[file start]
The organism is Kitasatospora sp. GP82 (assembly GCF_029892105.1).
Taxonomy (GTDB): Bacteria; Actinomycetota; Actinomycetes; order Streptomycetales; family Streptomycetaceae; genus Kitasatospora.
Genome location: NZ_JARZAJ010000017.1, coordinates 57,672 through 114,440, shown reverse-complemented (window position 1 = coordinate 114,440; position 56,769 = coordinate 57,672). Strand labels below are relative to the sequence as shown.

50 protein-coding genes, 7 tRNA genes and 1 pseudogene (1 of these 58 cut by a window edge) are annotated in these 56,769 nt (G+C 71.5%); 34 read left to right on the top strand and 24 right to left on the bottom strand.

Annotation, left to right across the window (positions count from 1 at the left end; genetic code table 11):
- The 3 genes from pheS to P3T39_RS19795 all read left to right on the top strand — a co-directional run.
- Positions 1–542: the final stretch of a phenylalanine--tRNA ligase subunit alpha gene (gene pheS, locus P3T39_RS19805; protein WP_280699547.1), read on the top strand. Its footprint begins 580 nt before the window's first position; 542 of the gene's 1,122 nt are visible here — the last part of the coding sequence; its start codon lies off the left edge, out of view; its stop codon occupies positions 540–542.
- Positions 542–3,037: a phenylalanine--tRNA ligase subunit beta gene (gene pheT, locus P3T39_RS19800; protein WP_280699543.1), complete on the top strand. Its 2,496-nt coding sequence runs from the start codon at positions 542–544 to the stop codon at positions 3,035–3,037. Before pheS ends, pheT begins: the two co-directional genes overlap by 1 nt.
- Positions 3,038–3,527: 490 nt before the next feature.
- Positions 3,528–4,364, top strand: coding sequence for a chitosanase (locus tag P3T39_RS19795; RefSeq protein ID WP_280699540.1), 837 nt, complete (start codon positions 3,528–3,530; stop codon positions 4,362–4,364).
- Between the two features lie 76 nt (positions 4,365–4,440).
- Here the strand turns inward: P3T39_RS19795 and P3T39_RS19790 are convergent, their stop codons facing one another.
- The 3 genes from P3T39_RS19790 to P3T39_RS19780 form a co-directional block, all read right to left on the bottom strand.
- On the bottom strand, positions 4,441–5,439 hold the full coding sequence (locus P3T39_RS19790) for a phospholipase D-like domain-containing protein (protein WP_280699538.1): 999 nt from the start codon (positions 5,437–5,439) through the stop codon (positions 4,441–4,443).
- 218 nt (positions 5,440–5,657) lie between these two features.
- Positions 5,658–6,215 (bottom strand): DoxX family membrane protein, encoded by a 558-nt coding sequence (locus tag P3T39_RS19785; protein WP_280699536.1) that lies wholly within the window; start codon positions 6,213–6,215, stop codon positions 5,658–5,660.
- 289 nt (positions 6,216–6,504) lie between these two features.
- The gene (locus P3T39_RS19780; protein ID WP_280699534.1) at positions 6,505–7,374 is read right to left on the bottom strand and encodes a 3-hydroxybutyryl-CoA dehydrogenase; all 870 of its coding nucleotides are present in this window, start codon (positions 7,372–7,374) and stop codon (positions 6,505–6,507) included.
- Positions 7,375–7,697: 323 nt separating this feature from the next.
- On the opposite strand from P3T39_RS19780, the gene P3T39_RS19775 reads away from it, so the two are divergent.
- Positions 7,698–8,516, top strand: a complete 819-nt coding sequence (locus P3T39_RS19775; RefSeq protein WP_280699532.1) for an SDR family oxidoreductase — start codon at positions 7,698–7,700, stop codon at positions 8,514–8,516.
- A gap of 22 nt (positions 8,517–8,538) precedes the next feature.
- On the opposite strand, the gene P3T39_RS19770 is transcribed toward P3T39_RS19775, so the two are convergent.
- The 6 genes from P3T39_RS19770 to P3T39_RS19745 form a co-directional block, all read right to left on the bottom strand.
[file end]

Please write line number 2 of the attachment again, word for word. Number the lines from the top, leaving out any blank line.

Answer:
Taxonomy (GTDB): Bacteria; Actinomycetota; Actinomycetes; order Streptomycetales; family Streptomycetaceae; genus Kitasatospora.